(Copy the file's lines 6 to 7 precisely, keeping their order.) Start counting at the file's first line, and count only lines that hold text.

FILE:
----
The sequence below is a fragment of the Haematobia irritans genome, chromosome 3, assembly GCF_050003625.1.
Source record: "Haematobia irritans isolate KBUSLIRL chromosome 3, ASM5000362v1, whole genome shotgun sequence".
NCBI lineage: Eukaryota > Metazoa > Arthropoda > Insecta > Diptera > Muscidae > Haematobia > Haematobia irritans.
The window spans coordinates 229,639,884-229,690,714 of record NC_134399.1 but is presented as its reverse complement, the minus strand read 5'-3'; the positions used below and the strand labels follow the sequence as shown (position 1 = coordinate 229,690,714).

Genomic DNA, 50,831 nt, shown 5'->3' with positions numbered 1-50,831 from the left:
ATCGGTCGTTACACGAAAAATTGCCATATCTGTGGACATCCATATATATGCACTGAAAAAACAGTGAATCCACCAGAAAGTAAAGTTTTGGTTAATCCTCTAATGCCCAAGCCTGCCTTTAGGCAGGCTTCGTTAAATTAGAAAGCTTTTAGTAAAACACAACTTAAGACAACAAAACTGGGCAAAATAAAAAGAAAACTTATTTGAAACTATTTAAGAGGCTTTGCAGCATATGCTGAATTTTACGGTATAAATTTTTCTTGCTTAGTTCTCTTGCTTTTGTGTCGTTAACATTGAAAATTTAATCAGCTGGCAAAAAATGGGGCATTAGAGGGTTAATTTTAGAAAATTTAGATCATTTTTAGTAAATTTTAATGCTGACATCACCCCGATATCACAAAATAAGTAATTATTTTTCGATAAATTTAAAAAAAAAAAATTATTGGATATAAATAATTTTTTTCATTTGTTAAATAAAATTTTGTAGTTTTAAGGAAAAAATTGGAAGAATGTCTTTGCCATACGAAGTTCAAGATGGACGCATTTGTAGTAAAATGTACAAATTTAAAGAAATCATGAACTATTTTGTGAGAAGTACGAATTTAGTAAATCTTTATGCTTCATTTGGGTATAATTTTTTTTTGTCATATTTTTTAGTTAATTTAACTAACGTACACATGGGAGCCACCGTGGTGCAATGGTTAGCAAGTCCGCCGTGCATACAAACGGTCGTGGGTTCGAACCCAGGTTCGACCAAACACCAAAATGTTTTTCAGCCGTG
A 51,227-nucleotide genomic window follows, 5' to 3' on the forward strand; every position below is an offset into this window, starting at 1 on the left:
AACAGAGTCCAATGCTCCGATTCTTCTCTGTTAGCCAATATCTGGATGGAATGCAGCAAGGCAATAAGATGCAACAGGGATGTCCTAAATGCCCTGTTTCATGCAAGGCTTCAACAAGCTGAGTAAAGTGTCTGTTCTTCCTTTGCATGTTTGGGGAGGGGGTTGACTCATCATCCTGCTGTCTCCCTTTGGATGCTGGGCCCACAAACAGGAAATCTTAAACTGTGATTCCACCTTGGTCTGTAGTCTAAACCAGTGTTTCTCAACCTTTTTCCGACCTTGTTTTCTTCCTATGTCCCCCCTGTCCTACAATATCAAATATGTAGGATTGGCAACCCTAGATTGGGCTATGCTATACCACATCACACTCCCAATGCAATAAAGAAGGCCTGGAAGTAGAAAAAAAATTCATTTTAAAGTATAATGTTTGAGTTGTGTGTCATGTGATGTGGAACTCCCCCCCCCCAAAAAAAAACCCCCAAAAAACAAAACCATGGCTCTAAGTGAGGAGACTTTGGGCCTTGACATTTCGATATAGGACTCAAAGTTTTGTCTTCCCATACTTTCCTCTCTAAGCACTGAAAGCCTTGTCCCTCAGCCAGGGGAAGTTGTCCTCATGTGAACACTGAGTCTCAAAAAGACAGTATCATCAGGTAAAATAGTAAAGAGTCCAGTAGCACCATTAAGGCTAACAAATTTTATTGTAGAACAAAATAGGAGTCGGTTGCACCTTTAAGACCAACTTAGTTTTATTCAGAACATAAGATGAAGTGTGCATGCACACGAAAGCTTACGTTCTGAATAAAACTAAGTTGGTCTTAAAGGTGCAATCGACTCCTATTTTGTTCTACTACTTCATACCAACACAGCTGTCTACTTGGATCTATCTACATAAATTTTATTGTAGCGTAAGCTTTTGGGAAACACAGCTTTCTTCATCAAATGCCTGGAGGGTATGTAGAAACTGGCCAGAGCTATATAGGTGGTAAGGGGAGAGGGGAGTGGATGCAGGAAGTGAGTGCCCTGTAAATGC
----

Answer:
ATCGGTCGTTACACGAAAAATTGCCATATCTGTGGACATCCATATATATGCACTGAAAAAACAGTGAATCCACCAGAAAGTAAAGTTTTGGTTAATCCTCTAATGCCCAAGCCTGCCTTTAGGCAGGCTTCGTTAAATTAGAAAGCTTTTAGTAAAACACAACTTAAGACAACAAAACTGGGCAAAATAAAAAGAAAACTTATTTGAAACTATTTAAGAGGCTTTGCAGCATATGCTGAATTTTACGGTATAAATTTTTCTTGCTTAGTTCTCTTGCTTTTGTGTCGTTAACATTGAAAATTTAATCAGCTGGCAAAAAATGGGGCATTAGAGGGTTAATTTTAGAAAATTTAGATCATTTTTAGTAAATTTTAATGCTGACATCACCCCGATATCACAAAATAAGTAATTATTTTTCGATAAATTTAAAAAAAAAAAATTATTGGATATAAATAATTTTTTTCATTTGTTAAATAAAATTTTGTAGTTTTAAGGAAAAAATTGGAAGAATGTCTTTGCCATACGAAGTTCAAGATGGACGCATTTGTAGTAAAATGTACAAATTTAAAGAAATCATGAACTATTTTGTGAGAAGTACGAATTTAGTAAATCTTTATGCTTCATTTGGGTATAATTTTTTTTTGTCATATTTTTTAGTTAATTTAACTAACGTACACATGGGAGCCACCGTGGTGCAATGGTTAGCAAGTCCGCCGTGCATACAAACGGTCGTGGGTTCGAACCCAGGTTCGACCAAACACCAAAATGTTTTTCAGCCGTG
A 51,227-nucleotide genomic window follows, 5' to 3' on the forward strand; every position below is an offset into this window, starting at 1 on the left: